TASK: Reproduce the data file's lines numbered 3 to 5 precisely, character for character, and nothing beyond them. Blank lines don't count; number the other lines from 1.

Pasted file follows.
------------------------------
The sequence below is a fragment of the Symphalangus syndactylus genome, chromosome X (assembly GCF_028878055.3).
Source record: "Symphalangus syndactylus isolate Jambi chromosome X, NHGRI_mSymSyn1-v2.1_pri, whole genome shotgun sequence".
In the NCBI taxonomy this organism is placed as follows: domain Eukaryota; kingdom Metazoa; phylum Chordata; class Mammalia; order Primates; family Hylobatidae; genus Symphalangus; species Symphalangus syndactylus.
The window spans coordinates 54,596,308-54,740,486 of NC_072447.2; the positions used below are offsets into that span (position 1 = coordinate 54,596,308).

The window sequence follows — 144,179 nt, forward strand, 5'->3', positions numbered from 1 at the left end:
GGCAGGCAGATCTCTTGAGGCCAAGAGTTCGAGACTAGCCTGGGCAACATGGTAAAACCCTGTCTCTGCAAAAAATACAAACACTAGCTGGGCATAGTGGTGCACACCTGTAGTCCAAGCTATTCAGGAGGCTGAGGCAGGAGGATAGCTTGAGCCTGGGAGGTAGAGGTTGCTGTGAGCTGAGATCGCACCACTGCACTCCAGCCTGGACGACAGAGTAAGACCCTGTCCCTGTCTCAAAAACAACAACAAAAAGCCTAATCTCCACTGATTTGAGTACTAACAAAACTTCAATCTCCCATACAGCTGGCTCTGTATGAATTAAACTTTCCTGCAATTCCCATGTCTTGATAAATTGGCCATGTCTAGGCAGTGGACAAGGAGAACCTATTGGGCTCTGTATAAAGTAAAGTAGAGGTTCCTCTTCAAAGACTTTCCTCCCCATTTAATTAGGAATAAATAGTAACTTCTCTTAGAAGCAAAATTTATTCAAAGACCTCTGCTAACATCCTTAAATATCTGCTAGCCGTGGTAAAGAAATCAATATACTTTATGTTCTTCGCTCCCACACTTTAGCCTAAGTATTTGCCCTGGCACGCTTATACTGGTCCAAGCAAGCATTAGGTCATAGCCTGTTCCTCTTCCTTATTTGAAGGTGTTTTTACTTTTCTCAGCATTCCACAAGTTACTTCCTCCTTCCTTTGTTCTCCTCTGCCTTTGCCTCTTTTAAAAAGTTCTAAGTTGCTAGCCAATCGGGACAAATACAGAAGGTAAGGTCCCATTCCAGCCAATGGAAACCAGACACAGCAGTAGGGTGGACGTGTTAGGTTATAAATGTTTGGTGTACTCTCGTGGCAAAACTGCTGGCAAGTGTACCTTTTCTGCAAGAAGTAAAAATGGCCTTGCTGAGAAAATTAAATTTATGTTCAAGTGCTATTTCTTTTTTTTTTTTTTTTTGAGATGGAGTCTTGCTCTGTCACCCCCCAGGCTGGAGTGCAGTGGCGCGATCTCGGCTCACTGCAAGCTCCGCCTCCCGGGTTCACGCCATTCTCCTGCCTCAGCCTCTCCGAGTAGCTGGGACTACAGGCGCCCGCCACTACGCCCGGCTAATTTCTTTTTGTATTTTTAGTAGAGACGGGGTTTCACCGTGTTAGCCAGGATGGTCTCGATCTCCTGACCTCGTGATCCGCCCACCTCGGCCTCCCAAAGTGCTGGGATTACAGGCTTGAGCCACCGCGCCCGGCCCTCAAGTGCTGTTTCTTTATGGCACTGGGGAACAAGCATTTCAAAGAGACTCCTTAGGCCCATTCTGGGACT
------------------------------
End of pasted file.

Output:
In the NCBI taxonomy this organism is placed as follows: domain Eukaryota; kingdom Metazoa; phylum Chordata; class Mammalia; order Primates; family Hylobatidae; genus Symphalangus; species Symphalangus syndactylus.
The window spans coordinates 54,596,308-54,740,486 of NC_072447.2; the positions used below are offsets into that span (position 1 = coordinate 54,596,308).

The window sequence follows — 144,179 nt, forward strand, 5'->3', positions numbered from 1 at the left end: